The short answer is you can’t. The bigger problem is that here in America, we try to teach people, men and women alike, that you can. Nearly every single moment of every single day results in sacrificing one thing for another. Often these sacrifices are made on a smaller scale: this dress for those pants, this time on this work task for time on that work task, cooking dinner instead of cleaning the out the dishwasher, making love to your husband instead of ironing your clothes for the next day. In the scheme of things, they are small decisions that matter to your moments, but are not life-changing or significant to anyone outside of your family.
And then there are the bigger decisions, the ones we have to make when we’re considering whether we can have it all: do I work or stay at home, do I stay late at the office charting or do I get home in time for dinner, do I go to away games or simply the ones in town, do I check over my children’s homework or trust them to do it themselves, do I take a job that requires a lot of travel, but more money, or do I limit my career to enhance my family?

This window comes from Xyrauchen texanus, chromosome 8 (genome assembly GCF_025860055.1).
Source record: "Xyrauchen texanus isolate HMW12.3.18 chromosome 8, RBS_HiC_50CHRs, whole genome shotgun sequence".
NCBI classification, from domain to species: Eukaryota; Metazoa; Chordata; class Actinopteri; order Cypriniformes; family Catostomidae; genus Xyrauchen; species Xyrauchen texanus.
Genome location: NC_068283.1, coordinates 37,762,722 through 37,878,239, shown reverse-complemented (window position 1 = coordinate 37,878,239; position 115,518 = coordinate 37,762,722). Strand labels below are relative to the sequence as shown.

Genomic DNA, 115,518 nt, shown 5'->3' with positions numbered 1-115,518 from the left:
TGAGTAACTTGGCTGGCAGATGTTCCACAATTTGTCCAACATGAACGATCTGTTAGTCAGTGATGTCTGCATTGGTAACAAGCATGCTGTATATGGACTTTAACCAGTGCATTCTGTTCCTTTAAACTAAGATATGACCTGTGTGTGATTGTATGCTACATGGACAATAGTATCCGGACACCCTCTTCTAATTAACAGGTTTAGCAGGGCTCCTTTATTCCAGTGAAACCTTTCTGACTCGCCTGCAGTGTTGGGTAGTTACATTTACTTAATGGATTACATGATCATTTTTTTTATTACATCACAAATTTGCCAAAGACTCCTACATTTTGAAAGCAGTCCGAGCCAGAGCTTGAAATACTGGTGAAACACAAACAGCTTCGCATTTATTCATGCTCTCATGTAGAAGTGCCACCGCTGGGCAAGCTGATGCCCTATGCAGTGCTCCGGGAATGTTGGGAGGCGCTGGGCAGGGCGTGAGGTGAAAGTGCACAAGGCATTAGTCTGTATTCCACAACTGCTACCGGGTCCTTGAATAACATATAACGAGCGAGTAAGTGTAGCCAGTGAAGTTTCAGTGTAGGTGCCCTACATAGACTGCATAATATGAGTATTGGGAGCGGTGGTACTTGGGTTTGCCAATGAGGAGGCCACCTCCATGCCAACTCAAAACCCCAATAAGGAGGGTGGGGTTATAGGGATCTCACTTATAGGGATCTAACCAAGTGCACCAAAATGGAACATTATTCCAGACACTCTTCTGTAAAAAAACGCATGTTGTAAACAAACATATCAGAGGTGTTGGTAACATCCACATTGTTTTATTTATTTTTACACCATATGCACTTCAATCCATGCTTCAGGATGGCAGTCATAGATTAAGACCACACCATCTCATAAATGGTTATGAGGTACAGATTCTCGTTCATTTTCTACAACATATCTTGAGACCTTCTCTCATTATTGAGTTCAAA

These questions seem to be posed to women more often than men. Because of our feminist predecessors, my generation is not only encouraged to want it all, we’re often diminished by our elderly female relatives when we don’t make strides towards having it all. We even do it to ourselves when we whisper snide comments at parties or have gossipy lunch sessions with like-minded girlfriends. “Well that’s fine for her. She can stay home if she wants to, but I can run the house and get to work every day.” And you know what? It doesn’t matter. Life isn’t about having it all. Life is a series of adjustments, of sacrifices, and of reorganizing your priorities. While I certainly have no desire to ever limit my daughters, I would want to caution them: it is right and good to have a high-powered career, to get plenty of education, to have a lot of responsibility at work. However, it is also right and good to be a wife and a mom and let your career take a bit of a back burner. It’s not particularly possible to be successful at wifedom and momdom and still be a high-ranking employee. Something always takes a back-burner in life. And that’s the beauty of being an adult: you get to decide what your priorities are. You get to decide. It’s the beauty of life. You get to decide what your priorities are and then you get to do your damndest to make those things happen.
I don’t want to limit anyone, particularly women, who I think are limited all too often as it is. However, I think it’s extremely important that we let go of this American mentality that you can have it all, all the time, at any time you want if you just work hard enough, sleep less, medicate more, and are just motivated enough. It’s simply not true. There are always, always, always sacrifices. It’s up to you to find the ones you’re willing to make.